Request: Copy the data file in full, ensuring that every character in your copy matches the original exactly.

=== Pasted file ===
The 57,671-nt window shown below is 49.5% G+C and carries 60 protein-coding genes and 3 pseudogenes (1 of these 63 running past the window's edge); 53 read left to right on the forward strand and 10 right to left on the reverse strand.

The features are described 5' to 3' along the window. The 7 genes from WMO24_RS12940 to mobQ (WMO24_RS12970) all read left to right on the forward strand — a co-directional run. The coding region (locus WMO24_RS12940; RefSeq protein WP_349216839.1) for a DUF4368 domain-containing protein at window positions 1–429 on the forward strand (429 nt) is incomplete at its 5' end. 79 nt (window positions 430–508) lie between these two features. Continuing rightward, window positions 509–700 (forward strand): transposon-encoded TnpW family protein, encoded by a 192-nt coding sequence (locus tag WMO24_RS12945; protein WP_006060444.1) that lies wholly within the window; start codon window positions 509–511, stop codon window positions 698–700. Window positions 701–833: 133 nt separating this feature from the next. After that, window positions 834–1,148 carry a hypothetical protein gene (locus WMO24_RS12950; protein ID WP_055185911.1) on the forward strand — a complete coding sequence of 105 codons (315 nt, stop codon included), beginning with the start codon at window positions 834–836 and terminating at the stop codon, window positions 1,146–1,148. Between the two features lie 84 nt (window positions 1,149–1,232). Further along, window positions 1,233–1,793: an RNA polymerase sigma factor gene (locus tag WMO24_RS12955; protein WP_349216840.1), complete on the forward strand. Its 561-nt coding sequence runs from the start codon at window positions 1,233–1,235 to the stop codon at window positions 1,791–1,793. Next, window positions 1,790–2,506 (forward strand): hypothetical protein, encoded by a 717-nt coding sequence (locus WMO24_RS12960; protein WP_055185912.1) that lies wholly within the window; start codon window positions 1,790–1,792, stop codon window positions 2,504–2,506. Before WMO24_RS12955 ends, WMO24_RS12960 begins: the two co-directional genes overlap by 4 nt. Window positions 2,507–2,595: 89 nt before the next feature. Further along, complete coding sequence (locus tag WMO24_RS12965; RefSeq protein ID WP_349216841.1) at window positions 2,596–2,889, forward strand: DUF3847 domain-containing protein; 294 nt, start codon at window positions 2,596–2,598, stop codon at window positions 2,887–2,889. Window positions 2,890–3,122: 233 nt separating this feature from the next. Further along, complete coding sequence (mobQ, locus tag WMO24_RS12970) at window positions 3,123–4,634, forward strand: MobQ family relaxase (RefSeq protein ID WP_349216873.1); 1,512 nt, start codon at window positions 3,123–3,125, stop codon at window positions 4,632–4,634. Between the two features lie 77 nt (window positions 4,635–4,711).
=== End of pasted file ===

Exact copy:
The 57,671-nt window shown below is 49.5% G+C and carries 60 protein-coding genes and 3 pseudogenes (1 of these 63 running past the window's edge); 53 read left to right on the forward strand and 10 right to left on the reverse strand.

The features are described 5' to 3' along the window. The 7 genes from WMO24_RS12940 to mobQ (WMO24_RS12970) all read left to right on the forward strand — a co-directional run. The coding region (locus WMO24_RS12940; RefSeq protein WP_349216839.1) for a DUF4368 domain-containing protein at window positions 1–429 on the forward strand (429 nt) is incomplete at its 5' end. 79 nt (window positions 430–508) lie between these two features. Continuing rightward, window positions 509–700 (forward strand): transposon-encoded TnpW family protein, encoded by a 192-nt coding sequence (locus tag WMO24_RS12945; protein WP_006060444.1) that lies wholly within the window; start codon window positions 509–511, stop codon window positions 698–700. Window positions 701–833: 133 nt separating this feature from the next. After that, window positions 834–1,148 carry a hypothetical protein gene (locus WMO24_RS12950; protein ID WP_055185911.1) on the forward strand — a complete coding sequence of 105 codons (315 nt, stop codon included), beginning with the start codon at window positions 834–836 and terminating at the stop codon, window positions 1,146–1,148. Between the two features lie 84 nt (window positions 1,149–1,232). Further along, window positions 1,233–1,793: an RNA polymerase sigma factor gene (locus tag WMO24_RS12955; protein WP_349216840.1), complete on the forward strand. Its 561-nt coding sequence runs from the start codon at window positions 1,233–1,235 to the stop codon at window positions 1,791–1,793. Next, window positions 1,790–2,506 (forward strand): hypothetical protein, encoded by a 717-nt coding sequence (locus WMO24_RS12960; protein WP_055185912.1) that lies wholly within the window; start codon window positions 1,790–1,792, stop codon window positions 2,504–2,506. Before WMO24_RS12955 ends, WMO24_RS12960 begins: the two co-directional genes overlap by 4 nt. Window positions 2,507–2,595: 89 nt before the next feature. Further along, complete coding sequence (locus tag WMO24_RS12965; RefSeq protein ID WP_349216841.1) at window positions 2,596–2,889, forward strand: DUF3847 domain-containing protein; 294 nt, start codon at window positions 2,596–2,598, stop codon at window positions 2,887–2,889. Window positions 2,890–3,122: 233 nt separating this feature from the next. Further along, complete coding sequence (mobQ, locus tag WMO24_RS12970) at window positions 3,123–4,634, forward strand: MobQ family relaxase (RefSeq protein ID WP_349216873.1); 1,512 nt, start codon at window positions 3,123–3,125, stop codon at window positions 4,632–4,634. Between the two features lie 77 nt (window positions 4,635–4,711).